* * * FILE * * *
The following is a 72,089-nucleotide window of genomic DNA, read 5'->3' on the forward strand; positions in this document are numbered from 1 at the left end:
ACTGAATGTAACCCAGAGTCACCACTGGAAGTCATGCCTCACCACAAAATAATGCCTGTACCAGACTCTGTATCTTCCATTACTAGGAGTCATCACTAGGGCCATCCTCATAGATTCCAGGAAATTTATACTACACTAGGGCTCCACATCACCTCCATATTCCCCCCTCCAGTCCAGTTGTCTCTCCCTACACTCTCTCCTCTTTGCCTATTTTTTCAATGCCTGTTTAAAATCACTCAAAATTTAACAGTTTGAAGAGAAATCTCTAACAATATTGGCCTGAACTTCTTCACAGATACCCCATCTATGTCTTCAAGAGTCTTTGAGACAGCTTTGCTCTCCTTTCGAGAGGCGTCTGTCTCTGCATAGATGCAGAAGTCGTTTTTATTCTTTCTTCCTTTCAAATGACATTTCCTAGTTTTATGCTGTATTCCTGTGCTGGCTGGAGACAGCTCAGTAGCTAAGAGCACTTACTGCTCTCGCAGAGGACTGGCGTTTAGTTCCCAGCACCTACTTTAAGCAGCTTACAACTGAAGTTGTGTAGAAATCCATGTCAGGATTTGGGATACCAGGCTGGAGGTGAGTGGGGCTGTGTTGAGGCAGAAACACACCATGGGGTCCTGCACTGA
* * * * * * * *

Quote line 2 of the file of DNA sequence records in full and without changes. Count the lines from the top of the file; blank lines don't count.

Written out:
ACTGAATGTAACCCAGAGTCACCACTGGAAGTCATGCCTCACCACAAAATAATGCCTGTACCAGACTCTGTATCTTCCATTACTAGGAGTCATCACTAGGGCCATCCTCATAGATTCCAGGAAATTTATACTACACTAGGGCTCCACATCACCTCCATATTCCCCCCTCCAGTCCAGTTGTCTCTCCCTACACTCTCTCCTCTTTGCCTATTTTTTCAATGCCTGTTTAAAATCACTCAAAATTTAACAGTTTGAAGAGAAATCTCTAACAATATTGGCCTGAACTTCTTCACAGATACCCCATCTATGTCTTCAAGAGTCTTTGAGACAGCTTTGCTCTCCTTTCGAGAGGCGTCTGTCTCTGCATAGATGCAGAAGTCGTTTTTATTCTTTCTTCCTTTCAAATGACATTTCCTAGTTTTATGCTGTATTCCTGTGCTGGCTGGAGACAGCTCAGTAGCTAAGAGCACTTACTGCTCTCGCAGAGGACTGGCGTTTAGTTCCCAGCACCTACTTTAAGCAGCTTACAACTGAAGTTGTGTAGAAATCCATGTCAGGATTTGGGATACCAGGCTGGAGGTGAGTGGGGCTGTGTTGAGGCAGAAACACACCATGGGGTCCTGCACTGA